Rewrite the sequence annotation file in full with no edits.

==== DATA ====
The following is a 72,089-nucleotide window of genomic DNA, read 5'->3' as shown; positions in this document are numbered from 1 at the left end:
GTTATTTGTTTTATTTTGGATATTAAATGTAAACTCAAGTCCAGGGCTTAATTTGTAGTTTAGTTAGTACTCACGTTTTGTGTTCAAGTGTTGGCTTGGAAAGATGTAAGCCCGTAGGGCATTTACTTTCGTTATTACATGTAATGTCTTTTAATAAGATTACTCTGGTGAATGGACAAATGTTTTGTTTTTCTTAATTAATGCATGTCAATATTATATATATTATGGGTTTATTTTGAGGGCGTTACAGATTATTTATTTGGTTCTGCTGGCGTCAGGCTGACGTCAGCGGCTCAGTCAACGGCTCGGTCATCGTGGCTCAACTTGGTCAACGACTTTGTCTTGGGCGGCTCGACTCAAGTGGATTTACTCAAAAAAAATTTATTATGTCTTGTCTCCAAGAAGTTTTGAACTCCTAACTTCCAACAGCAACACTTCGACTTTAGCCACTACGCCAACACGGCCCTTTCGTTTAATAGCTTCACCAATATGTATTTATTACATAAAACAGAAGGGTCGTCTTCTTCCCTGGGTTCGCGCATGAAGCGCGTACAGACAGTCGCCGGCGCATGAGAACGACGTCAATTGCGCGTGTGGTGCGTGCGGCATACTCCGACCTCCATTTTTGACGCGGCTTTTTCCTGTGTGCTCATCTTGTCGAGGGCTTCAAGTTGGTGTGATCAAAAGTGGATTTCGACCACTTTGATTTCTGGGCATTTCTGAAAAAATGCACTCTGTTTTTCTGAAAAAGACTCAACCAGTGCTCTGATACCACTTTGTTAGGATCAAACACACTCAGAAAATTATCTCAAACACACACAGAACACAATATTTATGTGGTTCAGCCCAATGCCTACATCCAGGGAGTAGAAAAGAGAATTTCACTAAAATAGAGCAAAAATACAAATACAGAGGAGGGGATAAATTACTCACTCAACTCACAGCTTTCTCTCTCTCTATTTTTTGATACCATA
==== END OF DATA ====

The following is a 72,089-nucleotide window of genomic DNA, read 5'->3' as shown; positions in this document are numbered from 1 at the left end:
GTTATTTGTTTTATTTTGGATATTAAATGTAAACTCAAGTCCAGGGCTTAATTTGTAGTTTAGTTAGTACTCACGTTTTGTGTTCAAGTGTTGGCTTGGAAAGATGTAAGCCCGTAGGGCATTTACTTTCGTTATTACATGTAATGTCTTTTAATAAGATTACTCTGGTGAATGGACAAATGTTTTGTTTTTCTTAATTAATGCATGTCAATATTATATATATTATGGGTTTATTTTGAGGGCGTTACAGATTATTTATTTGGTTCTGCTGGCGTCAGGCTGACGTCAGCGGCTCAGTCAACGGCTCGGTCATCGTGGCTCAACTTGGTCAACGACTTTGTCTTGGGCGGCTCGACTCAAGTGGATTTACTCAAAAAAAATTTATTATGTCTTGTCTCCAAGAAGTTTTGAACTCCTAACTTCCAACAGCAACACTTCGACTTTAGCCACTACGCCAACACGGCCCTTTCGTTTAATAGCTTCACCAATATGTATTTATTACATAAAACAGAAGGGTCGTCTTCTTCCCTGGGTTCGCGCATGAAGCGCGTACAGACAGTCGCCGGCGCATGAGAACGACGTCAATTGCGCGTGTGGTGCGTGCGGCATACTCCGACCTCCATTTTTGACGCGGCTTTTTCCTGTGTGCTCATCTTGTCGAGGGCTTCAAGTTGGTGTGATCAAAAGTGGATTTCGACCACTTTGATTTCTGGGCATTTCTGAAAAAATGCACTCTGTTTTTCTGAAAAAGACTCAACCAGTGCTCTGATACCACTTTGTTAGGATCAAACACACTCAGAAAATTATCTCAAACACACACAGAACACAATATTTATGTGGTTCAGCCCAATGCCTACATCCAGGGAGTAGAAAAGAGAATTTCACTAAAATAGAGCAAAAATACAAATACAGAGGAGGGGATAAATTACTCACTCAACTCACAGCTTTCTCTCTCTCTATTTTTTGATACCATA